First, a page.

Wednesday, May 05, 2010

Nordic Rules

If you're the kind of person who follows such things, you probably already know that San Pellegrino's World's 50 Best Restaurants™ list was announced recently, and that the #1 spot went to Copenhagen's Noma, which moved up two slots from #3, leapfrogging both El Bulli and The Fat Duck.*

noma fig. a: time & space & Nordic cuisine

Now, if you're a regular reader of " endless banquet," you may remember that we ran a couple of posts about Noma and our experiments with chef René Redzepi's Nordic Cuisine back in 2008 (pt. 1 and pt. 2).

You're not the only one.

You wouldn't believe the number of times we've been contacted over the past two years by people who were desperate to get their hands on a copy of Noma: Nordic Cuisine and willing to pay top dollar to purchase ours. Thing is, we don't actually own a copy--never have. We had one on long-term loan from a good friend (the kind of friend who lets you borrow an extremely rare, extremely expensive cookbook for 6-12 months at a time [sometimes more than once!]). And even if we did, we certainly wouldn't sell it. No, not even to you.

Anyway, we've gotten a lot of requests. And, not surprisingly, with Noma's recent coronation having driven its prestige to dizzying new heights, over the last couple of weeks we've gotten a whole lot more.

We've also had people who, unable to get their hands on Noma: Nordic Cuisine, but eager to give Redzepi's cuisine a whirl, have fallen back on some of our featured recipes. Few have been as public about it as Christopher Hirst, however. Hirst wrote a snarky little piece in The Independent on the weekend called "The Day I Cooked Like the Best Restaurant in the World" that relied heavily on AEB and another online source.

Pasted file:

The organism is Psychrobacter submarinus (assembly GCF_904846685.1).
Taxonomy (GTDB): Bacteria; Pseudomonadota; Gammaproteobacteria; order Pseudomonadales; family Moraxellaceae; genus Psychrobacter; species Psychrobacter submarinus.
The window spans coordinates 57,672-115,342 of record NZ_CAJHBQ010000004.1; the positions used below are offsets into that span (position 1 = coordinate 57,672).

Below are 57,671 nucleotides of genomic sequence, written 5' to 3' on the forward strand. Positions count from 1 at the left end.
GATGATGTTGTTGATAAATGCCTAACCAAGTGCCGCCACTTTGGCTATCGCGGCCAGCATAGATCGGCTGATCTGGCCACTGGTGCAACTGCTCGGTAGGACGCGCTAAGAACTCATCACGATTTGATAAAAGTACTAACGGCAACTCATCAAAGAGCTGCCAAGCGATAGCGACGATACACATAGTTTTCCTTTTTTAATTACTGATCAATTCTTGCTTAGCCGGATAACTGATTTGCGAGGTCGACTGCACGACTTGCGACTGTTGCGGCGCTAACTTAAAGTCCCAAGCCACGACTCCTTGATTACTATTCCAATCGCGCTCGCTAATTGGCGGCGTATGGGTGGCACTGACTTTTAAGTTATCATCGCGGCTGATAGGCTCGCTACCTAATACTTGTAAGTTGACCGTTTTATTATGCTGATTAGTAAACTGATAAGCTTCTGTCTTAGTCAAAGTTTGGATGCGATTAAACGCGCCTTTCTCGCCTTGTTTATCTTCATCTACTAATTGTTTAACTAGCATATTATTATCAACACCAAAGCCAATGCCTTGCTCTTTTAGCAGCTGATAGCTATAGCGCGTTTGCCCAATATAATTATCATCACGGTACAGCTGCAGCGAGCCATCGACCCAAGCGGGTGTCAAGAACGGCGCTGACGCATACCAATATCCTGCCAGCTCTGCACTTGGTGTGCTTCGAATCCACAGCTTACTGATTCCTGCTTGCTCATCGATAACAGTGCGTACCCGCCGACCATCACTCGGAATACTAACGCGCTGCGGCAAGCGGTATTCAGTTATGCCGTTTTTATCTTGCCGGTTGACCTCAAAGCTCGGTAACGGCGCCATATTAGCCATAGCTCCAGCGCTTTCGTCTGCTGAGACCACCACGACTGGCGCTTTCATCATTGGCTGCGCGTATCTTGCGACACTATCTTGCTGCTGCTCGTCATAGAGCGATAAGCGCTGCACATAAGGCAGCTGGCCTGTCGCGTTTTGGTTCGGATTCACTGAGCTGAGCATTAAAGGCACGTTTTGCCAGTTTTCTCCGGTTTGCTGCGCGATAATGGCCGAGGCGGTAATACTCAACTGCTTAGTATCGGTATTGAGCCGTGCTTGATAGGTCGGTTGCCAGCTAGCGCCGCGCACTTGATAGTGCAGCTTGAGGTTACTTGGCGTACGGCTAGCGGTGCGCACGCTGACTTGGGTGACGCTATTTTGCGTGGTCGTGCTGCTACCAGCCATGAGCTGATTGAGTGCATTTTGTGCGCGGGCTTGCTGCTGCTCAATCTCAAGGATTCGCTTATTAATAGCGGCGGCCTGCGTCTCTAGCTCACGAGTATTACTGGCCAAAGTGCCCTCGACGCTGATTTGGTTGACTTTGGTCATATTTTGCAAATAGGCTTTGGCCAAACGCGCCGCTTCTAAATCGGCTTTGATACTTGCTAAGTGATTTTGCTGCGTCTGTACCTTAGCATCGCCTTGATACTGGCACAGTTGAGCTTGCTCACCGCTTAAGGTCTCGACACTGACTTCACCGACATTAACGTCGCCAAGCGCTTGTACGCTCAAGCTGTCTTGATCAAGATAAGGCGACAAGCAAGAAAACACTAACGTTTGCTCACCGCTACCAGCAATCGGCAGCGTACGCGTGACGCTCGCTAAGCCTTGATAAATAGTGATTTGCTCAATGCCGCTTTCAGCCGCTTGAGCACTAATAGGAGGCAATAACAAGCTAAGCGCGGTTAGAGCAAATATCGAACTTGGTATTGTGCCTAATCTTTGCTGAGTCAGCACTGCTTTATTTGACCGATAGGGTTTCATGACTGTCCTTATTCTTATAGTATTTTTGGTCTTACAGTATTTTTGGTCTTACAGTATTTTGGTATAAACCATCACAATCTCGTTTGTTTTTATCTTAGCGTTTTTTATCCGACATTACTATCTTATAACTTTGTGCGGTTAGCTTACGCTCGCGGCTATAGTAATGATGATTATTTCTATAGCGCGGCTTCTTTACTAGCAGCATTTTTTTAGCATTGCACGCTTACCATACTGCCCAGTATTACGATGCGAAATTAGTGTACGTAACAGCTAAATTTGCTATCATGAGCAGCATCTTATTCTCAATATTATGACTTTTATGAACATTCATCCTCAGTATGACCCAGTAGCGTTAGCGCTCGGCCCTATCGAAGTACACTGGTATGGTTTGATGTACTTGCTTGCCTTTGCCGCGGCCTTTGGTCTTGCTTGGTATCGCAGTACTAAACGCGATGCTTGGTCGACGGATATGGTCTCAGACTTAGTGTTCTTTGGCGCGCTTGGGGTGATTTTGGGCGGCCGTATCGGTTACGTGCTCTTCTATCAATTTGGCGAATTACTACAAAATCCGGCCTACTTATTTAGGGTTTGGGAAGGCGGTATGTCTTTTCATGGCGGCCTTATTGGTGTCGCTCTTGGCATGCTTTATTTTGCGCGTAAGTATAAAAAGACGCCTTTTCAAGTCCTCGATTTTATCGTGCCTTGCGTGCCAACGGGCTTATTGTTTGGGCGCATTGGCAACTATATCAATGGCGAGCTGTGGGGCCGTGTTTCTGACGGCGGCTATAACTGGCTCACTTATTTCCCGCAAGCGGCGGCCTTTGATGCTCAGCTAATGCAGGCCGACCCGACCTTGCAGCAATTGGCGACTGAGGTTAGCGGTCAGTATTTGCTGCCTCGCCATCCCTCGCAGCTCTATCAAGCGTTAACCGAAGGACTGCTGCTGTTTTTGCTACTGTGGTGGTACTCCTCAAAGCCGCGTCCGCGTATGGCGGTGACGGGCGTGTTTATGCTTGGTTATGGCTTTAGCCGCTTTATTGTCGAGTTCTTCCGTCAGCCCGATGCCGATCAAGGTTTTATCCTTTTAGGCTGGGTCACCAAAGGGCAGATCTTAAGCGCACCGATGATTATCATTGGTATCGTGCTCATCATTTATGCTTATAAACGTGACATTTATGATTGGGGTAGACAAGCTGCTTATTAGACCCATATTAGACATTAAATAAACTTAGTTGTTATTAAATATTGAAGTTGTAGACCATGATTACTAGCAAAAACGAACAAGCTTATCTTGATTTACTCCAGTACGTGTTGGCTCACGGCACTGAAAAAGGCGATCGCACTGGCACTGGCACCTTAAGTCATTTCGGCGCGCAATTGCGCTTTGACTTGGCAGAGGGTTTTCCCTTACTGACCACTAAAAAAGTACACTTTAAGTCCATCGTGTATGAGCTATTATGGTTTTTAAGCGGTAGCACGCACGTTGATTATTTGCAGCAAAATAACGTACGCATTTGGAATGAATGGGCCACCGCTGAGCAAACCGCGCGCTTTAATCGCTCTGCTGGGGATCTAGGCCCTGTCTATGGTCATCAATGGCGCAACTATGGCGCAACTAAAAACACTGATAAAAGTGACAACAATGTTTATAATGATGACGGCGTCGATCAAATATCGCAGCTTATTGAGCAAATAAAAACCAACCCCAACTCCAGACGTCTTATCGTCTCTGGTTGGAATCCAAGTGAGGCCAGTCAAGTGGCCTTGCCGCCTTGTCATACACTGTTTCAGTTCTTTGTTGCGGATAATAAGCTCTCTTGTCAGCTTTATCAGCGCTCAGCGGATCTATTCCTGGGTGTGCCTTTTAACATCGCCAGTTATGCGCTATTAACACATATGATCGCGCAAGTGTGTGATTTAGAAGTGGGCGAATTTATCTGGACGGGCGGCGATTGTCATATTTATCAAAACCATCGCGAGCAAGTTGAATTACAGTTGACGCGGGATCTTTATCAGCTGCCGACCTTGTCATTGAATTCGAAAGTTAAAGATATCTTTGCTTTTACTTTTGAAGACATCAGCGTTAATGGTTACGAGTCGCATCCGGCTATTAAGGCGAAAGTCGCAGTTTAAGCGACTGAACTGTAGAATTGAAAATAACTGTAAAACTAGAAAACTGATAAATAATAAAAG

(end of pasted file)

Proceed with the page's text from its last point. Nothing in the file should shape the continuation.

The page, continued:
I think this is the very first time AEB has ever been referred to as a "transformative strainer."** Hopefully, it's also the last. Then again, "the blog The Independent called a 'transformative strainer'!," has a pretty nice ring to it.

Luckily for all you Nomavores out there, it looks as though a new Noma book is on the horizon. Hirst reports that a book called Noma: Time & Space in Nordic Cuisine will be published in the UK in September. Sure enough, & are showing the same book (published by Phaidon) slated to be released on September 29, 2010.

Will Noma: Time & Space in Nordic Cuisine help inspire a nouvelle cuisine nordique on this side of the Atlantic? One can only hope.


* If you're Canadian and you follow such things, you probably already know that Canada didn't exactly "own the podium" this time around--not a single Canadian restaurant made the top 50, although two Canuck restaurants made the top 100.

** In addition to having gotten frustrated with some of the intricacies (and absurdities) of Redzepi's recipes, Hirst was evidently skeptical about some of our adaptations.

The one major liberty we took in our "Noma 2: Manic Cuisine" post was fully documented at the time: not having any "balsamic plum vinegar" on hand when we made a variation on Redzepi's Cured Brisket of Pork recipe, we improvised a concoction of balsamic vinegar and ume plum vinegar that we thought might simulate the flavors of the original. Of course, we've never had the pleasure of trying balsamic plum vinegar, so we're not sure if we succeeded, but we can tell you that the end result was certifiably delicious. The other offending ingredient--toasted peanut oil--did appear in the original Noma recipe, oddly enough. We tried the same preparation with toasted sesame oil and it tasted great too, so we offered that as a possible substitute.

Oh, yeah: Hirst wasn't crazy about our marriage of Redzepi's spice bread and his truffled poached egg, a combo that doesn't appear in Noma: Nordic Cuisine, but is based on elements that do. Hilariously, the photograph that accompanied Hirst's article was one of him fussing with this "complete bugger" of a preparation.

No comments: